Community steps up for Encinitas family who lost everything in devastating fire

Jody and James White, back row, with their children Kingsley, left, Scarlett and Grayson.
Jody and James White, back row, with their children Kingsley, left, Scarlett and Grayson. The Whites lost everything in an early-morning fire on April 12.
(Jody White)

James and Jody White also lost the home-based online women’s apparel business that was their sole income


Around 2:30 a.m. Tuesday, April 12, Jody White remembers waking up to the howl of the smoke alarms in her Encinitas home.

The married mother of three thought it was a false alarm, until she was halfway down the stairs and heard the roar of the flames in the garage and the shouts of a neighbor who had seen the flames from across the street. Within the next few frantic and confusing minutes, White was able to call 911 and gather her children — her husband, James, was out of town that night — and escape the home safely, but with nothing more than the pajamas they were wearing.

The Whites’ home of 12 years and all of their possessions were a total loss. So was the inventory, fabric and sewing equipment for Jody’s home-based online women’s clothing business, All That Apparel. That was the family’s sole source of income since James was recently laid off from his advertising and marketing job, which also left the family without medical insurance. Fortunately, the home itself was insured.

If there could be a silver lining to the White family’s story, it’s the outpouring of community support that has occurred in the past few days. On Tuesday, April 12, neighbors and friends launched a GoFundMe campaign for the family that raised $73,000 toward a $100,000 goal in just three days. Meanwhile, some friends who are out of town this month offered the Whites their home as temporary lodging. Friends have started a meal train to keep the family fed and a neighbor has been collecting gift cards and cash to help the family take care of other immediate needs.

Carrie Jones, one of the GoFundMe campaign’s fundraising team leaders, has been one of Jody’s close friends for 10 years. She said the Whites are well-liked in the Encinitas community. Their children are active in school sports and theater, and the family has a long history of giving back.

“Jody is one of the most humble people I know,” Jones said. “The week before the fire she took the children down to Mexico to build homes for people. She lives by showing up for others. Encinitas is a smaller community but the outpouring of love for the family stretches beyond the city’s borders.”

The White family of Encinitas, clockwise from top left, Scarlett, Grayson, James, Jody and Kingsley.
(Jody White)

James and Jody White moved to Encinitas from James’ native England in 2010. Their 12-year-old twins, Grayson and Scarlett, were born in London and their youngest son, 9-year-old Kingsley, was born here. After the move, Jody became a passionate community activist who raised awareness for marginalized groups including the LGBTQ and BIPOC (Black, indigenous, people of color) communities. As co-founder and vice president of the community group Encinitas 4 Equality, she helped organize all of the protests that took place at the Cardiff Kook statue following the murder of George Floyd in May 2020.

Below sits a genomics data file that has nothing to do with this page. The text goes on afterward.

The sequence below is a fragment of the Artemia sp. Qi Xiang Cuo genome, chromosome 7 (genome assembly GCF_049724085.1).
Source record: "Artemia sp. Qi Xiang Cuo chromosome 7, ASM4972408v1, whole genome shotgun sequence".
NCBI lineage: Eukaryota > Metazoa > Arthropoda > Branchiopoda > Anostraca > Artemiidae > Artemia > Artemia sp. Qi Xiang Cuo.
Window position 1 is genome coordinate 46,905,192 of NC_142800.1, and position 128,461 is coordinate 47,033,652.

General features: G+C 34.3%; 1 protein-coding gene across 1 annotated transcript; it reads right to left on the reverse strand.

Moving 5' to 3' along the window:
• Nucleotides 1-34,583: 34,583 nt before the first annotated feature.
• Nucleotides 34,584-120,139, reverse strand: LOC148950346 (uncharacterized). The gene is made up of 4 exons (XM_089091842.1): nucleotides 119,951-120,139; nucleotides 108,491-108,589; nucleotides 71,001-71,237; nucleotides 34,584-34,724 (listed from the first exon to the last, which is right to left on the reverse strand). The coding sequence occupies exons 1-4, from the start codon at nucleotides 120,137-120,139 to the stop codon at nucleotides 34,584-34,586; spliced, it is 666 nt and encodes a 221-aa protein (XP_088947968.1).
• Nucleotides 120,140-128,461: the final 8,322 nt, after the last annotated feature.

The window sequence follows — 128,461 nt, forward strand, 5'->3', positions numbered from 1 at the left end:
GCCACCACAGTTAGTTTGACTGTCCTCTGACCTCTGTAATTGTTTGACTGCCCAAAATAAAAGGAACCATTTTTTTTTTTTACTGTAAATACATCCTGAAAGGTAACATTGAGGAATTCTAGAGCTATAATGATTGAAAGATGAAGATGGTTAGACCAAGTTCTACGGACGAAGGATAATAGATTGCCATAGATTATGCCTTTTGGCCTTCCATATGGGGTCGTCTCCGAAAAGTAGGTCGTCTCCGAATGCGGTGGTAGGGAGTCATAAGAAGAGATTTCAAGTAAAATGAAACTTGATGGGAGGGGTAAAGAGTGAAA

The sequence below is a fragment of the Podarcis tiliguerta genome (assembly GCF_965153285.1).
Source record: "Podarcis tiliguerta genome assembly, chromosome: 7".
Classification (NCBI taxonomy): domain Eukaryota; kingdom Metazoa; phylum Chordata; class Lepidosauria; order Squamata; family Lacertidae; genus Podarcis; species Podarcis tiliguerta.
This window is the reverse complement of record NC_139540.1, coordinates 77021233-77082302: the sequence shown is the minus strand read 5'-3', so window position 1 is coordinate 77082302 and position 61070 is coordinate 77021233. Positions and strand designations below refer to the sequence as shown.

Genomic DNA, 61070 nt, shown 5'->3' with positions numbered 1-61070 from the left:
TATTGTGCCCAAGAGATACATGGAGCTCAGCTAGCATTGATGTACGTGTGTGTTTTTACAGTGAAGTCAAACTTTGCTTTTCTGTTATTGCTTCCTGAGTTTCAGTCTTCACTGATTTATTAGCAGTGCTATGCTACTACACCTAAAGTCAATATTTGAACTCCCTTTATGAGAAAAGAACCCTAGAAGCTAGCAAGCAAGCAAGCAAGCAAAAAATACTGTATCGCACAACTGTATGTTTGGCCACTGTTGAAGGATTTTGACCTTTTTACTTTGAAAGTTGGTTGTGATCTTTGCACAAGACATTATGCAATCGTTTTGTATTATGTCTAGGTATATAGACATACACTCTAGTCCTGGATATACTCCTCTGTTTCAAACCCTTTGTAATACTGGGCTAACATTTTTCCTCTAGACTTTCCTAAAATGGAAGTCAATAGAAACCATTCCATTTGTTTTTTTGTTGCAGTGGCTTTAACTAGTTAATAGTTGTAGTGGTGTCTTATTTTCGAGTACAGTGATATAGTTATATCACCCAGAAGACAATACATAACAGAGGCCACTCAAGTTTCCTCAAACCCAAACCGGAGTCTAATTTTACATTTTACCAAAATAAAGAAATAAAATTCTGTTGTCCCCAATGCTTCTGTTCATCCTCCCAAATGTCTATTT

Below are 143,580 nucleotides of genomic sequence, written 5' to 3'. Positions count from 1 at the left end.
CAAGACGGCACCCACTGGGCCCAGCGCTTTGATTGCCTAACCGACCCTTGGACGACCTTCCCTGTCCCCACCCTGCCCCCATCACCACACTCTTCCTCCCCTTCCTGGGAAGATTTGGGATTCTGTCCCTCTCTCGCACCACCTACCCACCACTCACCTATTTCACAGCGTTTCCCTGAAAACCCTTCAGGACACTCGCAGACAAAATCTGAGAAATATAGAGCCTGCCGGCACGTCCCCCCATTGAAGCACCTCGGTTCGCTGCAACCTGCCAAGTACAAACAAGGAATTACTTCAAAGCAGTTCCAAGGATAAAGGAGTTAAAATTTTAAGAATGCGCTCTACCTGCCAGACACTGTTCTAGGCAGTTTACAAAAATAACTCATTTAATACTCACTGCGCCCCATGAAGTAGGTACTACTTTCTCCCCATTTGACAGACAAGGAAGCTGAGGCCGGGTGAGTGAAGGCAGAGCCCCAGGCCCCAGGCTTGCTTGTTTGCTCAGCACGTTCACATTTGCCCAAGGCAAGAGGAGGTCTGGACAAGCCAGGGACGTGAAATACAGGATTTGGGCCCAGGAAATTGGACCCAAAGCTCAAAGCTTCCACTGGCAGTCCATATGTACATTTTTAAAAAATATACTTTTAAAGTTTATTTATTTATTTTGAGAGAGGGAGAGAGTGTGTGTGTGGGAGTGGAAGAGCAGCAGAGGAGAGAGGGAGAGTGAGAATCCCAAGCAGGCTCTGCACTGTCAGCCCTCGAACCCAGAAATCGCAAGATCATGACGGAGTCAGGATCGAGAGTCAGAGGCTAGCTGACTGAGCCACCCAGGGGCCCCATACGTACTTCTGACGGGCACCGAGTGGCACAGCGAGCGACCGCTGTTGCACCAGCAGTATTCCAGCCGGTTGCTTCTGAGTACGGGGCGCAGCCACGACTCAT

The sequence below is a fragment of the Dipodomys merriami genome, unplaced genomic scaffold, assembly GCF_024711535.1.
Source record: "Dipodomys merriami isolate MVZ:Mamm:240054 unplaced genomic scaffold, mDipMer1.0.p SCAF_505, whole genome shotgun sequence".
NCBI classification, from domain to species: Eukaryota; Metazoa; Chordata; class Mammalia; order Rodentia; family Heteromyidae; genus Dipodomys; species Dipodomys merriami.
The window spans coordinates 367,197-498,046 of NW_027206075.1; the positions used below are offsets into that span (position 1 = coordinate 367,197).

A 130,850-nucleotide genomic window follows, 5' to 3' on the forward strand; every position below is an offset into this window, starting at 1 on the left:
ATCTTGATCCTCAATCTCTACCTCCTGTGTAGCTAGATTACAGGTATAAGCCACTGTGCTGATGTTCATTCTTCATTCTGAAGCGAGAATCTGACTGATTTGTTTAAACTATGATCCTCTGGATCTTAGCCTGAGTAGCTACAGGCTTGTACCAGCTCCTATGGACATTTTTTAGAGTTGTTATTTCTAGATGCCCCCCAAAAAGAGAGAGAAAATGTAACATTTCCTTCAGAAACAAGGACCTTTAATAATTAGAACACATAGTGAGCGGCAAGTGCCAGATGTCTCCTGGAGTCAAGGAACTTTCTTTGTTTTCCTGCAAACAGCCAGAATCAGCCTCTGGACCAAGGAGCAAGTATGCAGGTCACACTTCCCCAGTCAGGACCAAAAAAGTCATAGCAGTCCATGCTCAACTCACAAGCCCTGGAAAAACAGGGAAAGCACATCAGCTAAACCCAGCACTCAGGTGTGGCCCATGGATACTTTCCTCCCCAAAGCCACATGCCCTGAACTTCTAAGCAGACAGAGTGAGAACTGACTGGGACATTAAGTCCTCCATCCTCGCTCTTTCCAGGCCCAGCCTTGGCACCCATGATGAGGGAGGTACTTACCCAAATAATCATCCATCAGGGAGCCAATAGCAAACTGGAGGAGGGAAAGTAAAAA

“I’m an activist by nature,” she said. “I believe if you have the opportunity to raise your voice for others who are not heard, you should. For me that is an obligation.”

Looking for a creative way to tap her design skills while caring for her children from home, Jody started her sustainability-focused business three years ago. She began by making earrings out of scraps of leather and eventually expanded to a full line of women’s clothing and accessories. To find a sustainable use for deadstock fabric that fashion houses no longer want, she buys unsold rolls and then creates items based on the fabric designs.

At the time of the fire, she had around 100 rolls of fabric stored in the garage, as well as the pop-up tents, clothing racks and clothing inventory she was selling at local street fairs. The fire began for unknown reasons in the garage and spread to the second-floor room directly above, which was her sewing studio, before razing the entire home. The fire also destroyed her car.

“I was right in the middle of production for summer and now all of that’s gone,” she said. “I have to start over and I don’t know how yet. I can’t think about that. I’m living minute to minute right now. I’m just trying to show up for my kids and breathe.”

Jones said the team of friends who are helping the Whites are concentrating their initial efforts in getting Jody’s business back up and running to give the family some breathing room while James continues his search for a new job. They’re also working quickly to get the family clothing and school supplies for the children.

White said she prefers to be the one giving back to the community, so accepting all of the donations, meals and assistance from others has been overwhelming and challenging.

“It’s been really hard to just accept it,” she said. “But being an activist I’m drawn to the uncomfortable. I recognize that and I’m trying to walk into that and receive it. I’m so humbled and so grateful for all the support that has come in. The whole thing is unimaginable.”

Jones said Jody was initially so embarrassed by the fundraising campaign for her family that she insisted the GoFundMe account be closed, but friends talked her out of it.

“The response to Jody was, ‘No, we’re not turning it off. We’re going to say yes for you. Nobody is giving what they don’t want to give,’ ” Jones said. “We’re doing this for Jody because she is light. She is joy, and her family is joy. To see that coming back to them is really important.”

To learn more about fire recovery effort, visit